Connecting Childhood Abuse And Alcohol Dependence

Connecting Childhood Abuse And Alcohol Dependence

May 5 • Self Esteem & Identity • 2228 Views • Comments Off on Connecting Childhood Abuse And Alcohol Dependence

Childhood trauma has been shown to increase the risk of many negative behaviors in adulthood, including risky sexual behaviors and substance abuse. Another risk is an increased likelihood of developing a mental disorder such as depression, anxiety or a combination of disorders. A 2013 study examined the connection between alcohol addiction and abuse and victimization during childhood.

 The study provides important information about the alcohol abuse that can stem from childhood abuse, comparing patients seeking treatment for drinking problems with participants that had no history of problems with alcohol. The groups were examined to determine whether any of five types of abuse had occurred at any time during childhood: emotional, physical, sexual abuse, emotional neglect and physical neglect. The researchers also measured the severity of any trauma that had occurred during childhood. Finally, the participants were evaluated for the appearance of certain personality traits.

The analysis showed that childhood abuse or neglect was much more common among men and women that were seeking treatment for alcohol abuse. The severity of their drinking problems was directly correlated to the severity of the abuse they experienced. Among the types of trauma evaluated emotional abuse and neglect were the two types most often experienced by those that also had drinking problems.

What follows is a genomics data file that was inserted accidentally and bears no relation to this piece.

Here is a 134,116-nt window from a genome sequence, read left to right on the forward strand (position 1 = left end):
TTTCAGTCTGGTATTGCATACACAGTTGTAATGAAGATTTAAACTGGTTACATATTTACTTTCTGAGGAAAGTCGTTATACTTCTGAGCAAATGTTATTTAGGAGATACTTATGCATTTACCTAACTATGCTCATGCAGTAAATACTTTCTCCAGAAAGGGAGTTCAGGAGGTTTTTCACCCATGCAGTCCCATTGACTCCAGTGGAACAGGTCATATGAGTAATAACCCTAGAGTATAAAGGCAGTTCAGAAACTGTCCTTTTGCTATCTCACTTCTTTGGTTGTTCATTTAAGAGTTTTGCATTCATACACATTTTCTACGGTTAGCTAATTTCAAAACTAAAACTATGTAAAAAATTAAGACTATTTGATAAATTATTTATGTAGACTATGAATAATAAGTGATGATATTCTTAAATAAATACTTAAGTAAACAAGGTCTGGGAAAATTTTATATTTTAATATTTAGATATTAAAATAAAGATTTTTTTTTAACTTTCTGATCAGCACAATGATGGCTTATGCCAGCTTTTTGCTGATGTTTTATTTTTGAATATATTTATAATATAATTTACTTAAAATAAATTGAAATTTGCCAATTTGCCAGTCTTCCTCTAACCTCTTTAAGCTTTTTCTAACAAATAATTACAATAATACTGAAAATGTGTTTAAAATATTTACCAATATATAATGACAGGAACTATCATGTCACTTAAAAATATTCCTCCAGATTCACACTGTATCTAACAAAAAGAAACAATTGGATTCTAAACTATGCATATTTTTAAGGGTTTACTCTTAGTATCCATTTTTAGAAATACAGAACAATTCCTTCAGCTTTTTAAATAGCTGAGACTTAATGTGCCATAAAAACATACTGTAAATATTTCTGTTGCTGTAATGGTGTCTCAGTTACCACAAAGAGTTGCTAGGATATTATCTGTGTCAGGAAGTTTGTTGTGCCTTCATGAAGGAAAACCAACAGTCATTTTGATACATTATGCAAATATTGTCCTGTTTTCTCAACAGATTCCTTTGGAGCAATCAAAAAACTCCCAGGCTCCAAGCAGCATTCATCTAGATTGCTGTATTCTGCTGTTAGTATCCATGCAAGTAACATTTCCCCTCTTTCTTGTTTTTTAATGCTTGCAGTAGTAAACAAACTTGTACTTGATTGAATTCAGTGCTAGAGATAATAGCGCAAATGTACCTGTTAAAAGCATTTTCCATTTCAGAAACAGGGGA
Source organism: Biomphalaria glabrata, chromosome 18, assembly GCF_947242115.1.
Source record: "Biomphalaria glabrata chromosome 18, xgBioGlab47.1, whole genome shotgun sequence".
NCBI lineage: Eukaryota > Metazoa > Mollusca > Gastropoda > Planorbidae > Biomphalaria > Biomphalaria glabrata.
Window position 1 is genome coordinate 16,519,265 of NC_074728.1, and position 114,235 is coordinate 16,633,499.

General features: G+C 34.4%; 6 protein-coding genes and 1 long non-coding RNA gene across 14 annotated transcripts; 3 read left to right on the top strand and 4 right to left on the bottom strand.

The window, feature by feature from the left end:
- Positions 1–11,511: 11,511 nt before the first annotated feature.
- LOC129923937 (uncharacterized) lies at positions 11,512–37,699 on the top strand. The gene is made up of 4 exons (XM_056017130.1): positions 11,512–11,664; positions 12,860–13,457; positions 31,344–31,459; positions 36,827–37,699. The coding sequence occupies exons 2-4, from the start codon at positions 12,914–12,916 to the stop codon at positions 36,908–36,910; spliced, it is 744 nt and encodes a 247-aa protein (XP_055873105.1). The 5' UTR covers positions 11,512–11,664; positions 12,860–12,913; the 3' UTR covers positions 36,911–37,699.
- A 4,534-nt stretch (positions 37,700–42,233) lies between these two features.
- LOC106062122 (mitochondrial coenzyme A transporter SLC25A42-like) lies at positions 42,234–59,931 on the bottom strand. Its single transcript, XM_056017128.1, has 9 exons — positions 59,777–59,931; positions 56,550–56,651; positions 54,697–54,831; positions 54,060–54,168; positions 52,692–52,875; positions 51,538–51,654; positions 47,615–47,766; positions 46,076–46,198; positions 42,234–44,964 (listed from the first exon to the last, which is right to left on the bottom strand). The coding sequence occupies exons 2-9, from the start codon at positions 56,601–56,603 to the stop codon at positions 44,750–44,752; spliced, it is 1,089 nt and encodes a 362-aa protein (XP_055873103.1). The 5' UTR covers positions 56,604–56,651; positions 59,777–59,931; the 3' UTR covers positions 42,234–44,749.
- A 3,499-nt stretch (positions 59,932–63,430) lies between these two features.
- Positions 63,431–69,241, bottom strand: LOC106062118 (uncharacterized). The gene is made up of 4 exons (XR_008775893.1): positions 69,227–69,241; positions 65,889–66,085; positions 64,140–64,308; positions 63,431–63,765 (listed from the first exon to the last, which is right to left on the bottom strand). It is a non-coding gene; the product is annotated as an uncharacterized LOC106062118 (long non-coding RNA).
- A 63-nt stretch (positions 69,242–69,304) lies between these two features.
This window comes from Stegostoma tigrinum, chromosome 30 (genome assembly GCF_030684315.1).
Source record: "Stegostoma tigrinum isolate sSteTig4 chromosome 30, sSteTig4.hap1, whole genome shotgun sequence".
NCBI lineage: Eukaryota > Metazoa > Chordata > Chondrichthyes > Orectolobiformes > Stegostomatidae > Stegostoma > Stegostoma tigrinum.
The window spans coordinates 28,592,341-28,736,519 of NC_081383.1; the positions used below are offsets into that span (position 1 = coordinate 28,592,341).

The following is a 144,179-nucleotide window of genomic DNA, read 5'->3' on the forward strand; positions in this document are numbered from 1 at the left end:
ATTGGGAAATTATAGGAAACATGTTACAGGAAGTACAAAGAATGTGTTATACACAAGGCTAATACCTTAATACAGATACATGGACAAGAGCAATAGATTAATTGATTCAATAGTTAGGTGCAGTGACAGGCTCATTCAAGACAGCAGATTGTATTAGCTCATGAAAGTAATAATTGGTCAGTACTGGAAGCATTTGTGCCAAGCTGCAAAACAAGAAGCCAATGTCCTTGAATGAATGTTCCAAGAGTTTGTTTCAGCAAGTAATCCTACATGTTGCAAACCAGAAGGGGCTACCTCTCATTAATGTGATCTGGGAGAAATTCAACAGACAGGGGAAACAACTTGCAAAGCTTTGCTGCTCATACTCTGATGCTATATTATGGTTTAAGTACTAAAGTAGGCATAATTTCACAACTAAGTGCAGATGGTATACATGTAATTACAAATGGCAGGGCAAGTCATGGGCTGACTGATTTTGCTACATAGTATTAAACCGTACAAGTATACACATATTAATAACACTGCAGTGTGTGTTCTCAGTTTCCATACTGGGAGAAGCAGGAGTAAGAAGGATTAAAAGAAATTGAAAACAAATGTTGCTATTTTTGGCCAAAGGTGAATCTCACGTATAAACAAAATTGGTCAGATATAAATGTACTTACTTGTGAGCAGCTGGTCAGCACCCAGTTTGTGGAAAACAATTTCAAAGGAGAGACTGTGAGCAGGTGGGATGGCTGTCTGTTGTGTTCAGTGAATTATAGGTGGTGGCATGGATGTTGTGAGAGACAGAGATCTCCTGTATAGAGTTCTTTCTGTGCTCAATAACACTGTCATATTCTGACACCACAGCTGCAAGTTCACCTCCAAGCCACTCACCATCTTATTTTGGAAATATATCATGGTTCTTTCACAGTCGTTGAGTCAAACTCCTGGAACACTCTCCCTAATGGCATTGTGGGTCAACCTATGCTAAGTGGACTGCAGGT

The findings hold important implications for understanding the connection between trauma and alcohol abuse. First, genetics cannot be used as a sole explanation for the development of an addiction to alcohol. Second, in cases of a history of childhood trauma the trauma needs to be addressed during treatment.

Does Personality Play A Part?

In addition to looking at childhood abuse and later drinking behaviors, the researchers also examined the personality traits of the participants. Among those assessed, those that had experienced trauma in childhood also had the highest levels of anxiety, depression and anger. In addition, the participants with a history of childhood victimization had an increased level of impulsivity.

Impulsiveness has been identified as a risk factor for alcohol abuse. In the case of victims of childhood trauma, that impulsiveness could lead to choosing to drink as a way to self-medicate against negative feelings associated with the abuse.

Grief and loneliness are also likely contributors to using drinking as a way to cope. These factors were not examined in the study, but they are often cited by victims of childhood abuse. Victims may reference feelings of loneliness and isolation as adults, and they may also grieve the loss they experienced in not receiving adequate love and support as a child.

It may be difficult to determine a set number of criteria that can identify an alcohol addiction. However, an individual that experienced a traumatic childhood may benefit from prevention strategies to help identify warning signs that drinking has become problematic.

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